The Spring Valley man whose house recently was raided by the FBI has been federally indicted for having a firearm silencer, a missile warning system and a “control countermeasures set display unit,” according to court documents.
Joel B. Montgomery, 48, has a Monday detention hearing in Dayton’s U.S. District Court. The former Wright-Patterson Air Force Base employee is being held in Montgomery County Jail.
Montgomery’s three-count indictment is not tied to the Oct. 19. 2017 raid at his 2302 Schnebly Road residence, but instead to 2015 search warrants.
The first count said that on or about June 24, 2015, Montgomery “knowingly possessed a firearm — namely, a silencer” not registered to him in the National Firearms Registration and Transfer Record.
The second count alleges that on Oct. 26, 2015, Montgomery illegally had “an AN/AAR-47 Missile Warning System” that had been stolen. The third count also cites Oct. 26, 2015 as the date Montgomery illegally had a “Control Countermeasures Set Display Unit” that had been stolen.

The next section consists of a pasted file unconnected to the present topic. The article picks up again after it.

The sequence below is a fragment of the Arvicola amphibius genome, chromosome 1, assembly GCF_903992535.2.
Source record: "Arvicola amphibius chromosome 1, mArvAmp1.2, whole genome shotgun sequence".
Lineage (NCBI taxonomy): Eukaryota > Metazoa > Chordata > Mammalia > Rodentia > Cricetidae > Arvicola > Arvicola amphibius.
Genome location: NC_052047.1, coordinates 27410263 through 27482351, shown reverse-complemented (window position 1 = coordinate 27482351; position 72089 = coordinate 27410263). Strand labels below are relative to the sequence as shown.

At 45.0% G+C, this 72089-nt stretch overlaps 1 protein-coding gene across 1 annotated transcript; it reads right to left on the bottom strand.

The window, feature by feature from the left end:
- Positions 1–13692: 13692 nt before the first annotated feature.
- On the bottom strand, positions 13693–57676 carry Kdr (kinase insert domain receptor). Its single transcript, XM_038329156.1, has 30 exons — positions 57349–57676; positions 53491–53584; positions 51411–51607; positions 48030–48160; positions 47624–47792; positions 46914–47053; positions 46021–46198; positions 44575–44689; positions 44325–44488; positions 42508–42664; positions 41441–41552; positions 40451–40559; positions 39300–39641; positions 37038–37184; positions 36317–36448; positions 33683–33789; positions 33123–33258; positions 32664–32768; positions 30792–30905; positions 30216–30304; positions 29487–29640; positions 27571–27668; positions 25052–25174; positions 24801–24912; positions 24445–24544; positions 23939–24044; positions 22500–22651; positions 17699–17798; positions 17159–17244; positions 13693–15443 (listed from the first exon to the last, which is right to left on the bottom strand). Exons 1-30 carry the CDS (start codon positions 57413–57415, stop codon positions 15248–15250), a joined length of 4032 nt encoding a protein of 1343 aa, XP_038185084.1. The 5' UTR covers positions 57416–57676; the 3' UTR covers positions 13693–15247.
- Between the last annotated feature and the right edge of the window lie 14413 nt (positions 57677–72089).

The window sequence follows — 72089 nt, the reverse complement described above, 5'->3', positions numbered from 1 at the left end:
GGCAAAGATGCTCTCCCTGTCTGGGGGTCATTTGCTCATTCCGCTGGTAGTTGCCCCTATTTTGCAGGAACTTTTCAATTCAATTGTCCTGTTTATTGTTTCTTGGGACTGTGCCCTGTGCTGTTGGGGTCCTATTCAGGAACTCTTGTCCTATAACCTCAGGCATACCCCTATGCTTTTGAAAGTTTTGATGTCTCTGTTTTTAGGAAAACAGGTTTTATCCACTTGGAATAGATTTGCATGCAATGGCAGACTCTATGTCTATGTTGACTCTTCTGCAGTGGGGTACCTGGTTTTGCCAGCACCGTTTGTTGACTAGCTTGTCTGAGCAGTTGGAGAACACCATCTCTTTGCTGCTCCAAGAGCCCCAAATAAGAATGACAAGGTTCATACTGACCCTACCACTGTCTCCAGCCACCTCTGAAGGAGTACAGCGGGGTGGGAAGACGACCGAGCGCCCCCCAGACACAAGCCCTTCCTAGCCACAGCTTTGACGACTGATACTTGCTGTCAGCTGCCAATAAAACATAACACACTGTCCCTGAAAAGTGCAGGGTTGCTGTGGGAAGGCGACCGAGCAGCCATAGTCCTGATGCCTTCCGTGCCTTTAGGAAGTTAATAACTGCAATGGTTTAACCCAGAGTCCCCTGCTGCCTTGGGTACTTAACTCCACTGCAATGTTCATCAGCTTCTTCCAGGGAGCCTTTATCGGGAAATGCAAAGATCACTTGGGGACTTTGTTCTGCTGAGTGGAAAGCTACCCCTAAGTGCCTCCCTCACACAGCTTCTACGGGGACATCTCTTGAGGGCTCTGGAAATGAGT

Each count carries a maximum 10-year prison sentence after conviction.
The criminal complaint and affidavit related to any of the raids at Montgomery’s house remain sealed in municipal and/or district courts. Montgomery’s federal indictment was unsealed Friday.
Montgomery’s federal public defender, Cheryll Bennett, said her client “vehemently denies the allegations against him” and she has advised him not to talk to anyone about the case.
A message left seeking comment has been left with an FBI spokesman. A U.S. attorney said his office will not comment on Montgomery’s case.
Xenia Municipal Court records indicate a neighbor said he thought Montgomery fired shots that went above a makeshift shooting backstop on his property and struck the neighbor’s detached garage, bike trailer and pickup in June 2015. The second-degree misdemeanor charge was later dropped by prosecutors.
Montgomery’s home was raided in 2015 and 175 weapons were seized, according to court records.
Montgomery has twice sued the federal government, according to court records and has an active appeal of a lawsuit against Greene County for malicious prosecution.
In one federal lawsuit, Montgomery said he found a GPS device underneath his vehicle, a camera in the WPAFB office in which he worked and a bug in his home, all from 2006 to 2007.
In the other, Montgomery said that because of derogatory information, he was placed on leave without pay and later terminated.
Both federal suits ended with a stipulation of dismissal filed in August 2014. This news organization has attempted to reach the lawyers involved in Montgomery’s lawsuits.